The Journal of Libertarian Studies

Home | Mises Library | Markets, True and False: The Case of Yugoslavia

Markets, True and False: The Case of Yugoslavia

The Journal of Libertarian Studies

Tags InterventionismPrivate Property

07/30/2014James A. Dorn

This paper will discuss the emergence and shortcomings of Yugoslav market socialism. The central theme is that markets without saleable property rights are an illusion. As Mises and Hayek have so clearly demonstrated, truly competitive markets require individual freedom and hence private property rights. Property rights are important because they help determine the actions individuals can take and the rewards that can be captured. It will be shown that although the Yugoslavs have approached a market-type economy, the lack of saleable claims to present values has tied workers to their firms. This constraint, together with the institution of workers' management, has prevented true capital and labor markets from emerging in Yugoslavia. Hence, non- human and human capital tend to be mis-allocated. The significance of this paper lies in a further clarification of the rule of property rights in shaping incentives and behavior under socialism.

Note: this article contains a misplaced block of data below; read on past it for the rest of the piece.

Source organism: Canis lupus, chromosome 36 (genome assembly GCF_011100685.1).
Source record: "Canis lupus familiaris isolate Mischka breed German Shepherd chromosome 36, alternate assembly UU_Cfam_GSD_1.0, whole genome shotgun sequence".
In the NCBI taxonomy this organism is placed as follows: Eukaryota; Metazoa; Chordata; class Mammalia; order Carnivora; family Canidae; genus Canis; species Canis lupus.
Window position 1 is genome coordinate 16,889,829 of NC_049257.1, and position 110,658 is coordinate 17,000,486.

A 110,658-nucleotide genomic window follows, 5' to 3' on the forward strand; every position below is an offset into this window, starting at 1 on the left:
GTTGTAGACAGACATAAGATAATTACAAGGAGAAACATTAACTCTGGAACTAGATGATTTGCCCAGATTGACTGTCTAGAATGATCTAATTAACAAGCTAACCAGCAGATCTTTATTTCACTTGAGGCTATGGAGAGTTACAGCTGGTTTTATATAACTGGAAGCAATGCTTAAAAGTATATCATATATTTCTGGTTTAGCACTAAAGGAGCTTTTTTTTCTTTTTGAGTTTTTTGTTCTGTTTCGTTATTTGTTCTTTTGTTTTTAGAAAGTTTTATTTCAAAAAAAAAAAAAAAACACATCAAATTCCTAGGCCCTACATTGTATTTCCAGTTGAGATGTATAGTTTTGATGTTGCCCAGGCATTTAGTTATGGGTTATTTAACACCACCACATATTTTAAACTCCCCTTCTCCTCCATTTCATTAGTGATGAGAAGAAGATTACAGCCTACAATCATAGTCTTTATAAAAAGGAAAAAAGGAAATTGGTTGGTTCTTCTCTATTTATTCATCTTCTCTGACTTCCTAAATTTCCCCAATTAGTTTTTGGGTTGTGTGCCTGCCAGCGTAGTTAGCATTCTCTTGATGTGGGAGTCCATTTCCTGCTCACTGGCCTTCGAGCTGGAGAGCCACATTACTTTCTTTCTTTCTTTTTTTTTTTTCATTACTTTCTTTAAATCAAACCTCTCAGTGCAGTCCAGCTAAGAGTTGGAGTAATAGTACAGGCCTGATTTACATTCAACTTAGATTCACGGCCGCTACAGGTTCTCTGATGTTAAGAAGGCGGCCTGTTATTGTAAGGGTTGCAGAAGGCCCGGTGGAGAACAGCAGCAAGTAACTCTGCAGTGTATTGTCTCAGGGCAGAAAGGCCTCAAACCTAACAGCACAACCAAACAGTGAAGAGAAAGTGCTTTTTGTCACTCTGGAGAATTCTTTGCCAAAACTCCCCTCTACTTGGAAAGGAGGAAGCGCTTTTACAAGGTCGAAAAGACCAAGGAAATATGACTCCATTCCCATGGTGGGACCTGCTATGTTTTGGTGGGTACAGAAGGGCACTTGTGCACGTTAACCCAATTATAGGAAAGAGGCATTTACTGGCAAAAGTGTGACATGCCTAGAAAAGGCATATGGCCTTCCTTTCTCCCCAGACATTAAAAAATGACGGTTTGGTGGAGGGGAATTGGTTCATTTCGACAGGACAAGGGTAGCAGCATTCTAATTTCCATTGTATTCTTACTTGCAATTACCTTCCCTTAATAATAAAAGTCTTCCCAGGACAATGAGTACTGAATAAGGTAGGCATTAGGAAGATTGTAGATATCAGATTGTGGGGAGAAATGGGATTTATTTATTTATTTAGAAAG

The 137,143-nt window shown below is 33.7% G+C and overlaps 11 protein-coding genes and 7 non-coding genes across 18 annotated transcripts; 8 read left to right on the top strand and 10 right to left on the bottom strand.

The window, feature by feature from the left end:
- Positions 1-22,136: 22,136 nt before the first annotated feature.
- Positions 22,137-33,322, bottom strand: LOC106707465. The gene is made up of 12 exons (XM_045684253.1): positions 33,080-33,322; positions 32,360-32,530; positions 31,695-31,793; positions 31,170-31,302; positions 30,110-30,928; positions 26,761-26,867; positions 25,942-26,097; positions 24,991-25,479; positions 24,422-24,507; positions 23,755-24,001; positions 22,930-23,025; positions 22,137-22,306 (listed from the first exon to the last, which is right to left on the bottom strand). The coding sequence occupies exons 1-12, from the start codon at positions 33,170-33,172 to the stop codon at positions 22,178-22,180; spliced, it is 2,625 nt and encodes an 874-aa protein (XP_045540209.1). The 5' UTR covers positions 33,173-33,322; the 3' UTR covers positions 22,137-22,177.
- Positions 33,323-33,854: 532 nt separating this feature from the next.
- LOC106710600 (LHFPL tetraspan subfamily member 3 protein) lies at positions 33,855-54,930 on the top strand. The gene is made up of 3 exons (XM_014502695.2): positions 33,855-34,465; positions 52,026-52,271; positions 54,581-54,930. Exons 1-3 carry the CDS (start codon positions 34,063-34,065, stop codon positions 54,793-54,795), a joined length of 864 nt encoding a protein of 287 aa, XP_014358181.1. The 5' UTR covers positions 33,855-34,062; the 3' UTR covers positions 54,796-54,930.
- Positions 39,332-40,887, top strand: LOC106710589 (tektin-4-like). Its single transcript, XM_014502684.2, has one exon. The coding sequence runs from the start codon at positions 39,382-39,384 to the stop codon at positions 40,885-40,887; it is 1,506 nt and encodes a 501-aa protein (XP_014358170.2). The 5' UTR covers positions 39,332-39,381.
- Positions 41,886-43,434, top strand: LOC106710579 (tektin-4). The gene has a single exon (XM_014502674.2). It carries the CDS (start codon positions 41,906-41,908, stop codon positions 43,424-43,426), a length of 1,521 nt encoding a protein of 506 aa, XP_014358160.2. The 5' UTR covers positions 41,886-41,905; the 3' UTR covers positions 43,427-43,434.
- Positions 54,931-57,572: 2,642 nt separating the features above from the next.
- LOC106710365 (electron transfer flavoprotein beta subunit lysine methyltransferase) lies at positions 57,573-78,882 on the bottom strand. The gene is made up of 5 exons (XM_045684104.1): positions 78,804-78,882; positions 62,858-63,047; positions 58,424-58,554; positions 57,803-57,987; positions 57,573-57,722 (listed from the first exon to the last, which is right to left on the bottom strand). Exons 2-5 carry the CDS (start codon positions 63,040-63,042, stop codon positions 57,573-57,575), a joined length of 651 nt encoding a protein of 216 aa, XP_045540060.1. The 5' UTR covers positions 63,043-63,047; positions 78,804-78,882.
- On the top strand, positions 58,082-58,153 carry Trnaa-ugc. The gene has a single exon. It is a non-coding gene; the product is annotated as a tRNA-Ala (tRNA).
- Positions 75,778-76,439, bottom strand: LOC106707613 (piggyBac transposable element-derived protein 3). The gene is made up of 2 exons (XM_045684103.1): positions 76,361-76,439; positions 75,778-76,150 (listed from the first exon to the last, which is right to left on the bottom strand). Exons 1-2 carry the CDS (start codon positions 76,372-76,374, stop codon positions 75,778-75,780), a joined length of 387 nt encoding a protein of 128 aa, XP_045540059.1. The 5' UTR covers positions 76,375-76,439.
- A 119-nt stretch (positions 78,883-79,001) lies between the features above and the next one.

Volume 2, Number 3 (1978)


Cite This Article

Dorn, James A. "Markets, True and False: The Case of Yugoslavia." Journal of Libertarian Studies 2, No.3 (1978): 243-268.

Shield icon library